However, peer-review is not fool-proof. Criticisms include that the process is not optimized for detecting errors,2 plagiarism or research misconduct, and that it takes too long (up to several months from submission to publication) and can therefore stifle innovation. On the whole though, peer-review is considered an essential tool in ensuring the quality of published research, and a rigorous peer-review process is a mark of a credible academic publisher. In recent years, there has been an explosion in the number of online journals that do not carry out thorough peer-review before publishing studies, which can make it difficult for those outside the reviewing process to identify good quality research studies. These journals are sometimes called ‘predatory.’ In addition to not providing a trustworthy peer-review process they may, for example, charge publication fees, actively solicit research manuscripts or do not provide quality editorial services. As such, they take advantage of researchers who want their work to be published, while undermining the integrity of their research and its potential impact. This can complicate the task of distinguishing reliable research from unreliable sources.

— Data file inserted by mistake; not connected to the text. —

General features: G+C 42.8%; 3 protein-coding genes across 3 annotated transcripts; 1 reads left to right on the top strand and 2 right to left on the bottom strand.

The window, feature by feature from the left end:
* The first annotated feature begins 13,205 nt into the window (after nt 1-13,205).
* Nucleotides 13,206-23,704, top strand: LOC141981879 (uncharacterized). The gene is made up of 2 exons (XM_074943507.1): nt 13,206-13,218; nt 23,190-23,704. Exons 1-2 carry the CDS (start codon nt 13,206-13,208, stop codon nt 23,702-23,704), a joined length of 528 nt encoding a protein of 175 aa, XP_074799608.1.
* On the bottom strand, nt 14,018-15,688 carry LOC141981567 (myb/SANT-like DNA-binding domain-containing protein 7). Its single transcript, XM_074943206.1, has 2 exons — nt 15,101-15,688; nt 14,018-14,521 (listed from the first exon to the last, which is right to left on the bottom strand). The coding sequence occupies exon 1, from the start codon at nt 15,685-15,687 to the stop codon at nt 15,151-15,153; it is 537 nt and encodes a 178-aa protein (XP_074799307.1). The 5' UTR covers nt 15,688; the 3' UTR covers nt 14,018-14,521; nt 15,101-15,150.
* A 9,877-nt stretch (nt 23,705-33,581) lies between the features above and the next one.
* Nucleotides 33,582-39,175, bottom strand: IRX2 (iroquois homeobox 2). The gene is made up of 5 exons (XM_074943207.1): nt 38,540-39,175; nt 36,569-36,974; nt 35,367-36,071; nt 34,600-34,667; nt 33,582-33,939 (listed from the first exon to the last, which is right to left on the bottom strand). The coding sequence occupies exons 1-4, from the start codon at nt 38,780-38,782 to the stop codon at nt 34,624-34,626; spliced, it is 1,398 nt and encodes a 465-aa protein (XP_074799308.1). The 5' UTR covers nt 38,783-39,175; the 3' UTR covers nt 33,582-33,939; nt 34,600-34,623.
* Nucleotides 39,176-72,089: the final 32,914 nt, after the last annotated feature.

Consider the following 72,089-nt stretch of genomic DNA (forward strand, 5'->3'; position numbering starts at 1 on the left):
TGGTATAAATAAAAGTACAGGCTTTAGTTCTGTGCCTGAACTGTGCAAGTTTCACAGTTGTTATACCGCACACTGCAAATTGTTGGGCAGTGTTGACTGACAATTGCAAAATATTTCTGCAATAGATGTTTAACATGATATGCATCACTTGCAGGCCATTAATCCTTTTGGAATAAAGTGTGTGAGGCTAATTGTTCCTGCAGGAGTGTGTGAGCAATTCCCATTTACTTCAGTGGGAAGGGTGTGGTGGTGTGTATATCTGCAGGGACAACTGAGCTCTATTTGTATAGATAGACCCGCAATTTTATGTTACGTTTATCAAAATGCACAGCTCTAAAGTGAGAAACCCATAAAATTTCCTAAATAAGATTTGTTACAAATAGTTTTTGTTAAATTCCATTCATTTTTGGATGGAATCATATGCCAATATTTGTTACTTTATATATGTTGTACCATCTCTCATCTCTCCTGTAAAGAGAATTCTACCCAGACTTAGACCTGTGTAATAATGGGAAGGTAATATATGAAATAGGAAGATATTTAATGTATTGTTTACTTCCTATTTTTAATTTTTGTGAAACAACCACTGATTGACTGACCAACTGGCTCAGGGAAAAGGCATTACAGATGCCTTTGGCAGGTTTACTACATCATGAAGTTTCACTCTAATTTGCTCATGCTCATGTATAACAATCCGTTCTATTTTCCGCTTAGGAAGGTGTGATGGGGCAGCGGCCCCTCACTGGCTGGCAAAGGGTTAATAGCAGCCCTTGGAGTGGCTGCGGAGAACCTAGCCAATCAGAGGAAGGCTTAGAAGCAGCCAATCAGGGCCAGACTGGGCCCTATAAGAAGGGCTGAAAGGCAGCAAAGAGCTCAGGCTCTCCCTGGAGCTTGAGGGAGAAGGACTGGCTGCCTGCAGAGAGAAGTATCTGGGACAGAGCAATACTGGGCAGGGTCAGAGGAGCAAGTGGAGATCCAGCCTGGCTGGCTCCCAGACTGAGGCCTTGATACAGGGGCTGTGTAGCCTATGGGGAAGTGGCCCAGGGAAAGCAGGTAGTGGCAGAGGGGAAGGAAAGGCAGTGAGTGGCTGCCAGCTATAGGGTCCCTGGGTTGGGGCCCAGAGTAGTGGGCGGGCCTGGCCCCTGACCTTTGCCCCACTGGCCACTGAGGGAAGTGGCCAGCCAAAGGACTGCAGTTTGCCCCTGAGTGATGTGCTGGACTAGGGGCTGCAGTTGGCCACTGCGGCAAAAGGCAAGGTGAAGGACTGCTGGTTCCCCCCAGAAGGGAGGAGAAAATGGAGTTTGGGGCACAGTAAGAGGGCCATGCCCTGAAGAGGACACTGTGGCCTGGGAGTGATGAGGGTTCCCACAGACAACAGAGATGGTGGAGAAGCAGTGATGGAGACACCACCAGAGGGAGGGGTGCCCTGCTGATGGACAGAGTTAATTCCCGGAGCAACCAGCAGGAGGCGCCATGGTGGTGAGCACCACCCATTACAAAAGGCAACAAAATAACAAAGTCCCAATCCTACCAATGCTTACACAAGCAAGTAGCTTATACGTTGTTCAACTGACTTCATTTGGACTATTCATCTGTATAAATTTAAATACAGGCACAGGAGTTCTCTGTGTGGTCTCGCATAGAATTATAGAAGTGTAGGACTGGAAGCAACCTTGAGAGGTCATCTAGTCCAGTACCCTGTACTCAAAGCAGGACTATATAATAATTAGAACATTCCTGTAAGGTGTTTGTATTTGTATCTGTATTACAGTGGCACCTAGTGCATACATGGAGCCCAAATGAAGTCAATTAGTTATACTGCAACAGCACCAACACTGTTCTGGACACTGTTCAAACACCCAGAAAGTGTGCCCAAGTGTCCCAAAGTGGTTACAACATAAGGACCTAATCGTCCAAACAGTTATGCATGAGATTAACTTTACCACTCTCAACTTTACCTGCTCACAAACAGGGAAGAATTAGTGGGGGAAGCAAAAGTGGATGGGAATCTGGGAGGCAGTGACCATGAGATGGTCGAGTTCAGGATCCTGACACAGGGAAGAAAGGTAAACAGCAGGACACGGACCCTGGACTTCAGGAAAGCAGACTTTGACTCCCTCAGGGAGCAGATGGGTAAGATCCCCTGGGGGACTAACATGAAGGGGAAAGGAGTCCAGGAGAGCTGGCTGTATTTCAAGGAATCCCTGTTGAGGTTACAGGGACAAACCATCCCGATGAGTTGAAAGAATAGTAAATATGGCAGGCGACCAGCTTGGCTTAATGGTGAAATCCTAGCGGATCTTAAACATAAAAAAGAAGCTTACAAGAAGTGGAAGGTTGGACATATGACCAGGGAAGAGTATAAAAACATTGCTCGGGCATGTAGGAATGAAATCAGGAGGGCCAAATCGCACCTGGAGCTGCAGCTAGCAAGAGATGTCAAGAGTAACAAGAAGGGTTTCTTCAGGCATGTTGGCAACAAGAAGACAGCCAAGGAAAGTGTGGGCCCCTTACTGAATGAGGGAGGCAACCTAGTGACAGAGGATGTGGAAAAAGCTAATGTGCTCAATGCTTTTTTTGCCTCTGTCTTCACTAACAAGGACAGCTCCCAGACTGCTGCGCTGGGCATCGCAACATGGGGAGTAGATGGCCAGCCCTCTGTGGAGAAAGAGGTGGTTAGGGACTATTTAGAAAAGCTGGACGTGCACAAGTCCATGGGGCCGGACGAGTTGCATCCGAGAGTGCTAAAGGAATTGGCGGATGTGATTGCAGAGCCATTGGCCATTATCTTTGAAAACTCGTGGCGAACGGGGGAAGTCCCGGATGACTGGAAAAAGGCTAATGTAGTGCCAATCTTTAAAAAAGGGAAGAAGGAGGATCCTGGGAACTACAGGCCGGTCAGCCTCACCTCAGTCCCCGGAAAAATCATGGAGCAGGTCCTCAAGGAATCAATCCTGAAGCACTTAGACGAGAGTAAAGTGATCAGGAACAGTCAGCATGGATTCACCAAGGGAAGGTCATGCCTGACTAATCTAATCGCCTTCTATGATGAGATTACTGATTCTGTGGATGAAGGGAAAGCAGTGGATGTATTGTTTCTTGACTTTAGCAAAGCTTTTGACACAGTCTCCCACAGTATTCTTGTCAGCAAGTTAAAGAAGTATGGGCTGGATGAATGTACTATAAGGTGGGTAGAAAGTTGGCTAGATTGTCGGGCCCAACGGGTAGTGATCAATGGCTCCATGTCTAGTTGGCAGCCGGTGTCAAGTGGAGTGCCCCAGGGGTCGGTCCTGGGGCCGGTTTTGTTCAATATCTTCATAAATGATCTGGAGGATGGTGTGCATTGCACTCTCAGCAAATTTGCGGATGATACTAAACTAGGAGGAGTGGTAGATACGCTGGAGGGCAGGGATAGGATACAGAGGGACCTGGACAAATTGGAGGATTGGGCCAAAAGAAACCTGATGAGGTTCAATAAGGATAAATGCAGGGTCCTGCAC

Who funds nutrition research?

    Nutrition plays a fundamental role in contributing to public health and well-being. It is therefore important that researchers have the means to investigate the links between diet, health and disease risk and expand our knowledge in this area. However, conducting high-quality and rigorous research is expensive, so where does the funding come from?